11/15/2005 12:51 pm ET | Updated May 25, 2011

Here's an Idea

The United States owes its very existence to entrepreneurial ideas. Our Founders had confidence that they were part of change in the world, and they had great faith in the future. That confidence and their faith in the future are reflected on the Great Seal of the United States, where they included these words in Latin: "novus ordo seclorum" -- "A new order for the centuries." In answering that call to leadership in science and industry, America built the world's most vibrant economy and leads the world in scientific discovery and innovation. World economic and innovative leadership have continually been defined by American genius. Every advance once thought impossible has been achieved by Americans: splitting the atom; landing a man on the moon; mapping the human genome; and transmitting information around the globe in an instant.

Each of these discoveries and inventions launched new industries, created good jobs, and triggered even further innovation. We promoted an entrepreneurial culture, creating the most powerful public private partnership in the history of the world by investing in long-term, high risk ideas.

All of these factors made America the breeding ground for the innovations and inventions that increased our prosperity, enhanced our lives, and protected and advanced our freedoms. That dynamic and virtuous cycle of innovation is what secured our status as world leader, and that status has remained unchallenged...until now.

Today, the world has changed dramatically - in ways that pose unprecedented challenges to our economic well-being. The underdeveloped countries of yesterday can become the formidable competitors of tomorrow, or even today. Those countries are following what has been the United States' blueprint for decades, and which resulted in our pre-eminence. As others have copied our blueprint, we have departed from it.

They are investing heavily in improving their educational systems, and creating world-class universities, particularly in science and technology. We have fewer students studying math and science, and fewer qualified teachers of math and science than we need. We will graduate 70,000 engineers this year. India will graduate 350,000 engineers, while China will graduate 600,000. They are making a commitment to long-term research and development. We are allowing that commitment to falter. Our federal support of basic research peaked in 1987, and has been flat or falling ever since. They are utilizing cutting-edge technologies to propel themselves forward. South Korea is an incubator for new innovation and leads the world in broadband penetration. We now rank 16th in the world in broadband penetration. Even if the United States were following our blueprint for success, we would still face these challenges from abroad. But we aren't, and that only compounds the problem.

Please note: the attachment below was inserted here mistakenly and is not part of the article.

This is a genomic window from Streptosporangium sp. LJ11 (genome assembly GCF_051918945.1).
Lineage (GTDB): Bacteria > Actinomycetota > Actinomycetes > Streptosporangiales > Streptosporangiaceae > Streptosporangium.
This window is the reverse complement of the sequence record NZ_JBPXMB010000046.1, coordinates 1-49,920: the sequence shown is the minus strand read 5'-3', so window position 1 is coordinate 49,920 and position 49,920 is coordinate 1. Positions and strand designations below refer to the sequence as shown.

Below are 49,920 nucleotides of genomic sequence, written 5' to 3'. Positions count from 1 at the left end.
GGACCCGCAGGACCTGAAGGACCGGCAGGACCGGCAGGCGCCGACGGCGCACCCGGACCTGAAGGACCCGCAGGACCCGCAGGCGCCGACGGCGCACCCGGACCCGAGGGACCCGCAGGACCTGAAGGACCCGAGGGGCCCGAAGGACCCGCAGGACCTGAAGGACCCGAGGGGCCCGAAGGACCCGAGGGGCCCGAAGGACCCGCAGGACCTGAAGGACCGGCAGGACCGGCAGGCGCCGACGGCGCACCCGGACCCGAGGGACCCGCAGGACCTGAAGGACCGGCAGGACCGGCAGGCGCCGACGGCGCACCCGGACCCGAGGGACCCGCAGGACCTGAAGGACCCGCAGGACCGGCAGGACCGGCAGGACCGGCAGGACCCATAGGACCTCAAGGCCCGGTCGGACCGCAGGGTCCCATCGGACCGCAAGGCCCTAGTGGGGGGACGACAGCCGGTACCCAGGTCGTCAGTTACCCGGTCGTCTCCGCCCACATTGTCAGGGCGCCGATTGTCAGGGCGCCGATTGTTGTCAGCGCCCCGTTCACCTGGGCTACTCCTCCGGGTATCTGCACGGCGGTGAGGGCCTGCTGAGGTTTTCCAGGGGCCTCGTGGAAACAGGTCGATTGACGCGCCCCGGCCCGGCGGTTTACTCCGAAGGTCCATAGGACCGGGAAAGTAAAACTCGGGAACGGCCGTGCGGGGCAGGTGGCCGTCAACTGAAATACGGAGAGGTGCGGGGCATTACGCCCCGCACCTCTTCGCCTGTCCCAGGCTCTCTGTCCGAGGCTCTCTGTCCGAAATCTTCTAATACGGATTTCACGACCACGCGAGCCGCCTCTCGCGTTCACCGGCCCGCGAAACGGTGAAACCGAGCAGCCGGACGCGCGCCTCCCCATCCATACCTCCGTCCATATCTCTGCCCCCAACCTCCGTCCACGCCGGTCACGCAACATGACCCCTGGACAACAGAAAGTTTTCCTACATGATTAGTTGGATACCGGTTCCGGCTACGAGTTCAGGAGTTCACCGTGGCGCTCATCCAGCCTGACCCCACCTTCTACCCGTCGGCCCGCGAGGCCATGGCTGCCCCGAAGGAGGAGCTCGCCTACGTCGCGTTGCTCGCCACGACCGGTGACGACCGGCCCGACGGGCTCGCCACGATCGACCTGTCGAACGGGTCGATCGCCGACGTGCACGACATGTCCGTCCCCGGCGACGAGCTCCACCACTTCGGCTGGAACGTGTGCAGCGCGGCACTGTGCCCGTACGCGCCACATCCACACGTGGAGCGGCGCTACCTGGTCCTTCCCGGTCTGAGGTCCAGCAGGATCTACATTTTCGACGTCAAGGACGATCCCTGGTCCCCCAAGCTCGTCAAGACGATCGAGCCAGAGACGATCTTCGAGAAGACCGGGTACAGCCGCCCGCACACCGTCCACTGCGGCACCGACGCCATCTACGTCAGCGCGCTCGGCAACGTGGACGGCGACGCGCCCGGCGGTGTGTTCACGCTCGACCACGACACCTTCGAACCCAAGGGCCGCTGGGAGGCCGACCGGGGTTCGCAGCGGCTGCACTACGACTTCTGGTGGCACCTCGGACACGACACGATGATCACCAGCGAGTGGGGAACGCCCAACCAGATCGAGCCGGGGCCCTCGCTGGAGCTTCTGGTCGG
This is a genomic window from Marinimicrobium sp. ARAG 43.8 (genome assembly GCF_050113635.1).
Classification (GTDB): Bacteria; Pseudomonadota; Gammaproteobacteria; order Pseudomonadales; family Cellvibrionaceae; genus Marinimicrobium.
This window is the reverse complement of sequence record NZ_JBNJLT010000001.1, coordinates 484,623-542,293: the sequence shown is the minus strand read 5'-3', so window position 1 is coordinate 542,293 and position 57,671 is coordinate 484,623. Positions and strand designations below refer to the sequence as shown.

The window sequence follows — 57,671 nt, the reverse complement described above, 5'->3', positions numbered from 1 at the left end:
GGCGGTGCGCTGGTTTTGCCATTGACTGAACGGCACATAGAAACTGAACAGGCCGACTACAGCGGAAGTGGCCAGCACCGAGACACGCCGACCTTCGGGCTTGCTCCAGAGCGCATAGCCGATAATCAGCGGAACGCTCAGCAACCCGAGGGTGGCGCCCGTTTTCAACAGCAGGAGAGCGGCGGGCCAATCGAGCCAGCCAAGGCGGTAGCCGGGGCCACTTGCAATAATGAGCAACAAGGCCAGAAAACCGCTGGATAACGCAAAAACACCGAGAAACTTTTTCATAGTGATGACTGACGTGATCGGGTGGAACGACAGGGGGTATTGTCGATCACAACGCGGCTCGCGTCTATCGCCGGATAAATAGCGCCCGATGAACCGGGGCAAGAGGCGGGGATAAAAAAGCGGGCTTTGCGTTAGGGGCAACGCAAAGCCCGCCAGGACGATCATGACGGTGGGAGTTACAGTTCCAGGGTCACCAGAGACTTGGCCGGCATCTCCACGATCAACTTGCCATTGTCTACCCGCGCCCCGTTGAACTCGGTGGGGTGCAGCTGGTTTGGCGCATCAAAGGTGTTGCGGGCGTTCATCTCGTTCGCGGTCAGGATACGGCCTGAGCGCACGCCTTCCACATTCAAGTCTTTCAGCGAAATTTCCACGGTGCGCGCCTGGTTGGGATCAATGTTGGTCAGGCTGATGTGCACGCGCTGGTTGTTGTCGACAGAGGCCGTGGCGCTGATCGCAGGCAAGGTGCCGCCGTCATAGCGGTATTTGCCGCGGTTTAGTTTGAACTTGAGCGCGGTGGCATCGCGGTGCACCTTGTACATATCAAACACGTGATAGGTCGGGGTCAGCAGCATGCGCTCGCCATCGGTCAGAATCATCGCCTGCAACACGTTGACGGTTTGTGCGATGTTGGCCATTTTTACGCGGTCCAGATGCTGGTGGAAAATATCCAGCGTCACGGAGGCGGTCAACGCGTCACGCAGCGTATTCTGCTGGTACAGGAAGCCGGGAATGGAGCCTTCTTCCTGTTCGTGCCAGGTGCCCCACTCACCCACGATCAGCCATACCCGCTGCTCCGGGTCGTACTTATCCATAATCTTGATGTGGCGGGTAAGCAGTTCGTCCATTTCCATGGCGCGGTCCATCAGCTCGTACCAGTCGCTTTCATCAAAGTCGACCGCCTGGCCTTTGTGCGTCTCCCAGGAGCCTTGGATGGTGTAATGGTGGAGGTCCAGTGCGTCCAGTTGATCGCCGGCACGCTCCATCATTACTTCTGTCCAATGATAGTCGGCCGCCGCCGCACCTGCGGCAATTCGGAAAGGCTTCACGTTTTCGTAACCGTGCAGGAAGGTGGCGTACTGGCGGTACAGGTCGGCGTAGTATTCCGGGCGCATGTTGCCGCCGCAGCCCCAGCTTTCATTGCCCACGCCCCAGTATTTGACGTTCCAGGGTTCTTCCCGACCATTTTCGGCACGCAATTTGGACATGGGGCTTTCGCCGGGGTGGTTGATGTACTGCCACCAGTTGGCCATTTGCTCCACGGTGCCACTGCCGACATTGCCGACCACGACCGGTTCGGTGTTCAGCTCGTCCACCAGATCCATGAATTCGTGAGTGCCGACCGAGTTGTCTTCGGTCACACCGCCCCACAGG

Democrats believe that together, America can do better. That is why, over the past several months, we've sought out the best possible thinking on how to secure America's place as the world leader in innovation. We went outside of Washington, and met with leaders and CEOs from many fields: academia, venture capital, and entrepreneurs from the high-tech, biotech, and telecommunications sectors who are creating the jobs of tomorrow. We held forums with these leaders in Silicon Valley, Seattle, Chicago, Boston, Northern New Jersey, North Carolina's Research Triangle, and we will hold more.

In each of these forums, my colleagues and I were invigorated by the freshness of the participants' thinking, and the depth of their commitment to the future. They took pride in the amazing history, power, and creativity of America's economic model, and the inventiveness of the private sector. Many credited much of their success to public investment in education, infrastructure, university research, and institutions like the National Institutes of Health, the National Science Foundation, and DARPA. But they warned that the commitment of the public sector has not kept pace with America's challenges in the global economy.

Today, Democrats challenge Congress and the country to renew our commitment to the public-private partnerships that will secure America's continued leadership in innovation, and unleash the next generation of discovery, invention, and growth. In addition to laying down this challenge, we're also laying out a series of specific goals, proposals, and timelines that, taken together, chart a clear path to a new era of American leadership and prosperity. This is our innovation agenda - our commitment to competitiveness to keep America number one.

I invite you to visit to learn about the Innovation Agenda and let us know what you think.